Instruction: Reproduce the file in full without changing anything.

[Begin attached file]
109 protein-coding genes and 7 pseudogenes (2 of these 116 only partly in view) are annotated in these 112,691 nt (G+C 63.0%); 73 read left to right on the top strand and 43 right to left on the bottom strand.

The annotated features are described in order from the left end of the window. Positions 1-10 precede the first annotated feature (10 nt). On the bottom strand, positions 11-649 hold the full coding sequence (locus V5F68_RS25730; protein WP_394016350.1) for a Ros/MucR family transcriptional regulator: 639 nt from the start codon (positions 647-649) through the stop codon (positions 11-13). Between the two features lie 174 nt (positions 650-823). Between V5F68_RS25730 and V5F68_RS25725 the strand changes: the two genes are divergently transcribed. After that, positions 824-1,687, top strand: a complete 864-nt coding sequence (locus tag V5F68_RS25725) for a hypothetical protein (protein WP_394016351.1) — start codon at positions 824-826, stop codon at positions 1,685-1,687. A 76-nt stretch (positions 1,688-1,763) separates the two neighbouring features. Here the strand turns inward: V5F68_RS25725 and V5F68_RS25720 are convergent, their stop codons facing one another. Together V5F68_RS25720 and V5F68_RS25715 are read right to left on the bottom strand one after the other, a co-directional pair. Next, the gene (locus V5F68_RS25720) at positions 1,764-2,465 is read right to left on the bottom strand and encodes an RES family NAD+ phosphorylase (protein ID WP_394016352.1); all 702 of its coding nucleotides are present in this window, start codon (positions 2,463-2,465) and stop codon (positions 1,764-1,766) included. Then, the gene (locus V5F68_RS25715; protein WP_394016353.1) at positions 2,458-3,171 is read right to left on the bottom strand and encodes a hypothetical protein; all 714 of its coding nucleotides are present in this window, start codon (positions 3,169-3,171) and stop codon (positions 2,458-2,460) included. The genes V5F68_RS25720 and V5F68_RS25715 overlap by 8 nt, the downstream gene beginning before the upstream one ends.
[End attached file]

109 protein-coding genes and 7 pseudogenes (2 of these 116 only partly in view) are annotated in these 112,691 nt (G+C 63.0%); 73 read left to right on the top strand and 43 right to left on the bottom strand.

The annotated features are described in order from the left end of the window. Positions 1-10 precede the first annotated feature (10 nt). On the bottom strand, positions 11-649 hold the full coding sequence (locus V5F68_RS25730; protein WP_394016350.1) for a Ros/MucR family transcriptional regulator: 639 nt from the start codon (positions 647-649) through the stop codon (positions 11-13). Between the two features lie 174 nt (positions 650-823). Between V5F68_RS25730 and V5F68_RS25725 the strand changes: the two genes are divergently transcribed. After that, positions 824-1,687, top strand: a complete 864-nt coding sequence (locus tag V5F68_RS25725) for a hypothetical protein (protein WP_394016351.1) — start codon at positions 824-826, stop codon at positions 1,685-1,687. A 76-nt stretch (positions 1,688-1,763) separates the two neighbouring features. Here the strand turns inward: V5F68_RS25725 and V5F68_RS25720 are convergent, their stop codons facing one another. Together V5F68_RS25720 and V5F68_RS25715 are read right to left on the bottom strand one after the other, a co-directional pair. Next, the gene (locus V5F68_RS25720) at positions 1,764-2,465 is read right to left on the bottom strand and encodes an RES family NAD+ phosphorylase (protein ID WP_394016352.1); all 702 of its coding nucleotides are present in this window, start codon (positions 2,463-2,465) and stop codon (positions 1,764-1,766) included. Then, the gene (locus V5F68_RS25715; protein WP_394016353.1) at positions 2,458-3,171 is read right to left on the bottom strand and encodes a hypothetical protein; all 714 of its coding nucleotides are present in this window, start codon (positions 3,169-3,171) and stop codon (positions 2,458-2,460) included. The genes V5F68_RS25720 and V5F68_RS25715 overlap by 8 nt, the downstream gene beginning before the upstream one ends.